• by rift321 (1358397) on Friday July 17, 2009 @10:22AM (#28730349) Journal

    Another big advantage with using silver is that it isn't susceptible to photocorrosion (silver oxides do not form readily).

    Hey, sorry for my ignorance, but I thought that silver is highly susceptible to photocorrosion - isn't it used in photographic (b&w) film, or photochromic lenses? I'd just like to know where the difference is, or just some more info.

  • by proc_tarry (704097) on Friday July 17, 2009 @10:32AM (#28730505)
    We will always consume the most amount of energy we can afford. This means power savings from OLEDs will only contribute to having more OLEDs, and total power consumption will remain the same.

    Fundamental equation: Life = Energy. If we as a species don't find a way to regulate energy consumption, Mother Nature will.
  • by f8l_0e (775982) on Friday July 17, 2009 @10:48AM (#28730717)
    Indeed the TFA mentioned nothing. I had the same thought as you, specifically regarding blue OLED. They have the shortest lifespan. I would figure though, if they are 75% more efficient, that mean far less energy being pumped through the device and therefore (though possibly incorrect) less strain on the organic structure and slower breakdown.
  • by John Whitley (6067) on Friday July 17, 2009 @11:00AM (#28730937) Homepage

    Sounds like a great new technology but I get frustrated when product seems to take forever to get to market.

    It's important to keep perspective on news items like this as "research results" rather than "products." That misunderstanding takes the fun out of a great spectator sport. ;-) Sometimes results out of the lab are immediately applicable, more often they take a quite a number of years to work out the practical kinks. E.g. this recent article on silicon for photo detectors in Tech Review [technologyreview.com] has a good examples of the kinds of problems researchers have to muddle through on the way from breakthrough to reality. It doesn't help that popular tech reporting (and some researchers) love to add 'hooks' of tantalizing applications for new work... but for all those lofty dreams it's still just a research result.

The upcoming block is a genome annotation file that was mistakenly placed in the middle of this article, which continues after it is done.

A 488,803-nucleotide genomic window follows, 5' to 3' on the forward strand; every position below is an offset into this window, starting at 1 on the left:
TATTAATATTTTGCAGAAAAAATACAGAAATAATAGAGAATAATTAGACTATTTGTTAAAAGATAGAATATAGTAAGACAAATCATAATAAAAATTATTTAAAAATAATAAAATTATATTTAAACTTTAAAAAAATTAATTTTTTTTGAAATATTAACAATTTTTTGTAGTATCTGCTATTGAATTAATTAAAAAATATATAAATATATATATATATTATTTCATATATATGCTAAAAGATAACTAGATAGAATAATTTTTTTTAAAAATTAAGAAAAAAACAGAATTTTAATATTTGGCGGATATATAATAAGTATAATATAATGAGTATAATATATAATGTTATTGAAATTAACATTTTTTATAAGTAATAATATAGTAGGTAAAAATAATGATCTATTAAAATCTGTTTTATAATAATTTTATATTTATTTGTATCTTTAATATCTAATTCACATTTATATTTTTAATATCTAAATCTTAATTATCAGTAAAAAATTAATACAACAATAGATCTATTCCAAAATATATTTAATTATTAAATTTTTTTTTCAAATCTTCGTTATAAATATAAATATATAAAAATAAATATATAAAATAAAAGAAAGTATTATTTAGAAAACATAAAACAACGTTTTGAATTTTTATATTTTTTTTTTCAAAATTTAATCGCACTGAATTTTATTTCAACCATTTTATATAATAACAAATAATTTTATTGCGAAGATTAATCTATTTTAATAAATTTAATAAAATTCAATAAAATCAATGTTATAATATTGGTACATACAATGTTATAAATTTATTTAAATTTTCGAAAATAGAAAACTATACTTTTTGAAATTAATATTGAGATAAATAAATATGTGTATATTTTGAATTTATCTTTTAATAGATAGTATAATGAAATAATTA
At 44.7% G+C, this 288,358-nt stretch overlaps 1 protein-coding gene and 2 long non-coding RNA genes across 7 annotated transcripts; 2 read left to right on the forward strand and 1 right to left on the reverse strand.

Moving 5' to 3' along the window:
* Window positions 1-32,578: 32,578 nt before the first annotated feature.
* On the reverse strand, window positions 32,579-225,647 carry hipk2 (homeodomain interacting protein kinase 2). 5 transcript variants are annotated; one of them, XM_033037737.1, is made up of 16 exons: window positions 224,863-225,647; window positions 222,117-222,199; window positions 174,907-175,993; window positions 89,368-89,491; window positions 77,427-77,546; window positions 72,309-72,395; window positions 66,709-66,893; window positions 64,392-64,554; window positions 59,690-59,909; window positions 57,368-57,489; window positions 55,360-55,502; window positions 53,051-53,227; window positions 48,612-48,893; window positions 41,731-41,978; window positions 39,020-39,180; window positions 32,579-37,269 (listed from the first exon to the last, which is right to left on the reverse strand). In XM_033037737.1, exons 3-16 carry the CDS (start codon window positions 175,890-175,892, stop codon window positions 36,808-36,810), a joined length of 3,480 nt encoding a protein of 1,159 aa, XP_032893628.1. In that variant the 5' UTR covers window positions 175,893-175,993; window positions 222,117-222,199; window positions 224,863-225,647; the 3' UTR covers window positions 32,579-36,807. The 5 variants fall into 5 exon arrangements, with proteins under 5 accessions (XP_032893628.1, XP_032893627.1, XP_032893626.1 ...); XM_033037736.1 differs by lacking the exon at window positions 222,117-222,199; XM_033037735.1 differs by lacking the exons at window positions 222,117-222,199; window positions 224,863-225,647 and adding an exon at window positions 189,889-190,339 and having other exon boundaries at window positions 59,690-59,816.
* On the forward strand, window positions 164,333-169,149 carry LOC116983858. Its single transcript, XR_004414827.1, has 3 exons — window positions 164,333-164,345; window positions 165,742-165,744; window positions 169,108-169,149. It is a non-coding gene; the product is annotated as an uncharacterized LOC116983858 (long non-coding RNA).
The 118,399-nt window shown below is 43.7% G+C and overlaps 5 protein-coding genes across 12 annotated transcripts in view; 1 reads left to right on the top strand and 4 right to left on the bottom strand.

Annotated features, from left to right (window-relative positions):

In short, it's best not to hitch one's proverbial horse to any one of these announcements. Instead, read a lot of them to get a good sense of where technology is headed and where academia and industry are investing their efforts.

  • by peter303 (12292) on Friday July 17, 2009 @12:24PM (#28732089)
    Seven times more efficient according to recent article [nytimes.com]. Its fascinating you can teach an old dog new tricks with sufficient economic incentives. I welcome the competition among old and new technologies.
  • by wealthychef (584778) on Friday July 17, 2009 @01:27PM (#28732973)
    Sometimes results out of the lab are immediately applicable, more often they take a quite a number of years to work out the practical kinks

    Besides being +1 insightful, you can replace "sometimes" with "almost never", especially on Slashdot technologies. I honestly cannot remember a SINGLE technology predicted here that I can actually buy yet. But I've only been here a few years.

Innovation is hard to schedule. -- Dan Fylstra

Working...